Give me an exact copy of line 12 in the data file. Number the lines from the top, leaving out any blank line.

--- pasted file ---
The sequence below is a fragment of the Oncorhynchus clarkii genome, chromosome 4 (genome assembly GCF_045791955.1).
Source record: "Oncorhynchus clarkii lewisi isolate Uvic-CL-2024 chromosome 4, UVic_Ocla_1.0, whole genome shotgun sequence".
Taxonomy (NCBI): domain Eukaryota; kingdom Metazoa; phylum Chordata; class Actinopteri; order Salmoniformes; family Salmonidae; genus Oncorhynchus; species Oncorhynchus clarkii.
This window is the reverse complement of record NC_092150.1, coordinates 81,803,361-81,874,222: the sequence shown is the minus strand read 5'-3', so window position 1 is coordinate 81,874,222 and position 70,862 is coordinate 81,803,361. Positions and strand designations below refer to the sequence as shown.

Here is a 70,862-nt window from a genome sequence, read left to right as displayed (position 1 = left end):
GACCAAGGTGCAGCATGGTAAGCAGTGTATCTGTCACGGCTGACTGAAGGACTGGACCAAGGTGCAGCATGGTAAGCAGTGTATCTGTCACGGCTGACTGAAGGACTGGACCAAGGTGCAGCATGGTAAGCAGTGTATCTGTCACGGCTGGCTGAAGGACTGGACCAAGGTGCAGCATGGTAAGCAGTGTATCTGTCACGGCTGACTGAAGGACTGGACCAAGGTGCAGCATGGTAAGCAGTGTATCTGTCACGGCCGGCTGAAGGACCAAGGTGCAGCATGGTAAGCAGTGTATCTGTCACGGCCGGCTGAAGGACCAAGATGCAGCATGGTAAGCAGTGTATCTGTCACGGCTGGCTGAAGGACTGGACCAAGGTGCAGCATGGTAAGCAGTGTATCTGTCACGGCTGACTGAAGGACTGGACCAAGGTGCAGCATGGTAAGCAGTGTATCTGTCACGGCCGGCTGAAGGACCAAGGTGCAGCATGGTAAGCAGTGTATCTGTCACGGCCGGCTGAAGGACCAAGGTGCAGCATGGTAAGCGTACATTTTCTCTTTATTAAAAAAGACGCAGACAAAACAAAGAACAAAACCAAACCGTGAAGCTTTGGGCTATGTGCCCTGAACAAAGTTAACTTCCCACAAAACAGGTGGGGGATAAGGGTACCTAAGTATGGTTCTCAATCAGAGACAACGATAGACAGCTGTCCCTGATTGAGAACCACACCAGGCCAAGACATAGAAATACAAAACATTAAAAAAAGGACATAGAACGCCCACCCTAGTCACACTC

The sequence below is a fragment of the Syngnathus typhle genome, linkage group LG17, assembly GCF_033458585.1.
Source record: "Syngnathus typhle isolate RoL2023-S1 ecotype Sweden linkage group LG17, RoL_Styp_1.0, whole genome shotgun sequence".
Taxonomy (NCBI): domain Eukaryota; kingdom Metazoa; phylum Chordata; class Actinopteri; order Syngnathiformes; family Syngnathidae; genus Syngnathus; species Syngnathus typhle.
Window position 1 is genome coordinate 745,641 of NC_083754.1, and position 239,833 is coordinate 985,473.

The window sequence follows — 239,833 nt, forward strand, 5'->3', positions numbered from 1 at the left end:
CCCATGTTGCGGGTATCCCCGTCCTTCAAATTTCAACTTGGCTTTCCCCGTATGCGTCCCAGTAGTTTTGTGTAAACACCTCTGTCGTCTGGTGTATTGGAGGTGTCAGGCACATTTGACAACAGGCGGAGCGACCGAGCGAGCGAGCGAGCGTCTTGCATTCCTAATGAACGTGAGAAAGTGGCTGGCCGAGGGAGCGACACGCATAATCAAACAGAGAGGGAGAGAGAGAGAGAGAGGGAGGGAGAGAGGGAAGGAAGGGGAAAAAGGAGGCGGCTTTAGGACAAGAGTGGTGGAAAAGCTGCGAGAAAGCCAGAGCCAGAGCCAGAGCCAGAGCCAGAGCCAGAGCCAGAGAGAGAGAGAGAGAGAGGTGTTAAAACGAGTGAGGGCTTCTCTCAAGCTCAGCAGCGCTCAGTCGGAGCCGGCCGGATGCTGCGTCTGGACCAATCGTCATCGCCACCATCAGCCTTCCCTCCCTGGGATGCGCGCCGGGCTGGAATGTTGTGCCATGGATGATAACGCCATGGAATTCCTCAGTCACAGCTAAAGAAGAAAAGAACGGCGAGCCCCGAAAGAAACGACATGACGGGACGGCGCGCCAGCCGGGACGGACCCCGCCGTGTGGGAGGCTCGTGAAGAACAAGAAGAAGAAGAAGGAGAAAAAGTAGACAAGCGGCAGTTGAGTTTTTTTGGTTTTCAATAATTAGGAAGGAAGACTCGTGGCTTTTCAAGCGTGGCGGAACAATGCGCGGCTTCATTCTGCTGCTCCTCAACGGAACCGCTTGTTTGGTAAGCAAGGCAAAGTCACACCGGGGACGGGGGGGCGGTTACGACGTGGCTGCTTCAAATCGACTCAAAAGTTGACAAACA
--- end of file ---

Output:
CCCATGTTGCGGGTATCCCCGTCCTTCAAATTTCAACTTGGCTTTCCCCGTATGCGTCCCAGTAGTTTTGTGTAAACACCTCTGTCGTCTGGTGTATTGGAGGTGTCAGGCACATTTGACAACAGGCGGAGCGACCGAGCGAGCGAGCGAGCGTCTTGCATTCCTAATGAACGTGAGAAAGTGGCTGGCCGAGGGAGCGACACGCATAATCAAACAGAGAGGGAGAGAGAGAGAGAGAGGGAGGGAGAGAGGGAAGGAAGGGGAAAAAGGAGGCGGCTTTAGGACAAGAGTGGTGGAAAAGCTGCGAGAAAGCCAGAGCCAGAGCCAGAGCCAGAGCCAGAGCCAGAGCCAGAGAGAGAGAGAGAGAGAGGTGTTAAAACGAGTGAGGGCTTCTCTCAAGCTCAGCAGCGCTCAGTCGGAGCCGGCCGGATGCTGCGTCTGGACCAATCGTCATCGCCACCATCAGCCTTCCCTCCCTGGGATGCGCGCCGGGCTGGAATGTTGTGCCATGGATGATAACGCCATGGAATTCCTCAGTCACAGCTAAAGAAGAAAAGAACGGCGAGCCCCGAAAGAAACGACATGACGGGACGGCGCGCCAGCCGGGACGGACCCCGCCGTGTGGGAGGCTCGTGAAGAACAAGAAGAAGAAGAAGGAGAAAAAGTAGACAAGCGGCAGTTGAGTTTTTTTGGTTTTCAATAATTAGGAAGGAAGACTCGTGGCTTTTCAAGCGTGGCGGAACAATGCGCGGCTTCATTCTGCTGCTCCTCAACGGAACCGCTTGTTTGGTAAGCAAGGCAAAGTCACACCGGGGACGGGGGGGCGGTTACGACGTGGCTGCTTCAAATCGACTCAAAAGTTGACAAACA